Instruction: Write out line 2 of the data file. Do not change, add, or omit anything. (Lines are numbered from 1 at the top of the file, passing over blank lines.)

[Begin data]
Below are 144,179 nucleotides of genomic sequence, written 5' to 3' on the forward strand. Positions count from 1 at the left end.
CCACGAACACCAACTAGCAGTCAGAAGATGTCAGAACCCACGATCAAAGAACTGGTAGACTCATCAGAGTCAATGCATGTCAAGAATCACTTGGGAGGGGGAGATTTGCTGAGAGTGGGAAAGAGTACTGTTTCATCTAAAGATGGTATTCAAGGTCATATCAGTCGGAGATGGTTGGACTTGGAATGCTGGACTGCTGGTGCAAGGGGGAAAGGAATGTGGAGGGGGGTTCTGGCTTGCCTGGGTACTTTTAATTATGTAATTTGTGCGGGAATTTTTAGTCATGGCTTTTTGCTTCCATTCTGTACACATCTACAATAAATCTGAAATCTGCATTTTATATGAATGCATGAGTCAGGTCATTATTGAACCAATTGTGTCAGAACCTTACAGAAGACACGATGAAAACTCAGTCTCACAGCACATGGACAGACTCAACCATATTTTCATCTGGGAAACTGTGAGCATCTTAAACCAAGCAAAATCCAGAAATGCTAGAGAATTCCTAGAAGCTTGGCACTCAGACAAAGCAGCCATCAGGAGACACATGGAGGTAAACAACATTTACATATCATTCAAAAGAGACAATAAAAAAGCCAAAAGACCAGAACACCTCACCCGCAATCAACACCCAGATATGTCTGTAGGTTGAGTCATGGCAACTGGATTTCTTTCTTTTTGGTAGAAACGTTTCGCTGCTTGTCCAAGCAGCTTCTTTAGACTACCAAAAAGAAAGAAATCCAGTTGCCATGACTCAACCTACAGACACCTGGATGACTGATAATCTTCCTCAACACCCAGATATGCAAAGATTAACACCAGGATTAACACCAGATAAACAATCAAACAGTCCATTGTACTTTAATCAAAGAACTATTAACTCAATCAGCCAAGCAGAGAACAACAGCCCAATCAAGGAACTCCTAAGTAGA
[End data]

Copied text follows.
CCACGAACACCAACTAGCAGTCAGAAGATGTCAGAACCCACGATCAAAGAACTGGTAGACTCATCAGAGTCAATGCATGTCAAGAATCACTTGGGAGGGGGAGATTTGCTGAGAGTGGGAAAGAGTACTGTTTCATCTAAAGATGGTATTCAAGGTCATATCAGTCGGAGATGGTTGGACTTGGAATGCTGGACTGCTGGTGCAAGGGGGAAAGGAATGTGGAGGGGGGTTCTGGCTTGCCTGGGTACTTTTAATTATGTAATTTGTGCGGGAATTTTTAGTCATGGCTTTTTGCTTCCATTCTGTACACATCTACAATAAATCTGAAATCTGCATTTTATATGAATGCATGAGTCAGGTCATTATTGAACCAATTGTGTCAGAACCTTACAGAAGACACGATGAAAACTCAGTCTCACAGCACATGGACAGACTCAACCATATTTTCATCTGGGAAACTGTGAGCATCTTAAACCAAGCAAAATCCAGAAATGCTAGAGAATTCCTAGAAGCTTGGCACTCAGACAAAGCAGCCATCAGGAGACACATGGAGGTAAACAACATTTACATATCATTCAAAAGAGACAATAAAAAAGCCAAAAGACCAGAACACCTCACCCGCAATCAACACCCAGATATGTCTGTAGGTTGAGTCATGGCAACTGGATTTCTTTCTTTTTGGTAGAAACGTTTCGCTGCTTGTCCAAGCAGCTTCTTTAGACTACCAAAAAGAAAGAAATCCAGTTGCCATGACTCAACCTACAGACACCTGGATGACTGATAATCTTCCTCAACACCCAGATATGCAAAGATTAACACCAGGATTAACACCAGATAAACAATCAAACAGTCCATTGTACTTTAATCAAAGAACTATTAACTCAATCAGCCAAGCAGAGAACAACAGCCCAATCAAGGAACTCCTAAGTAGA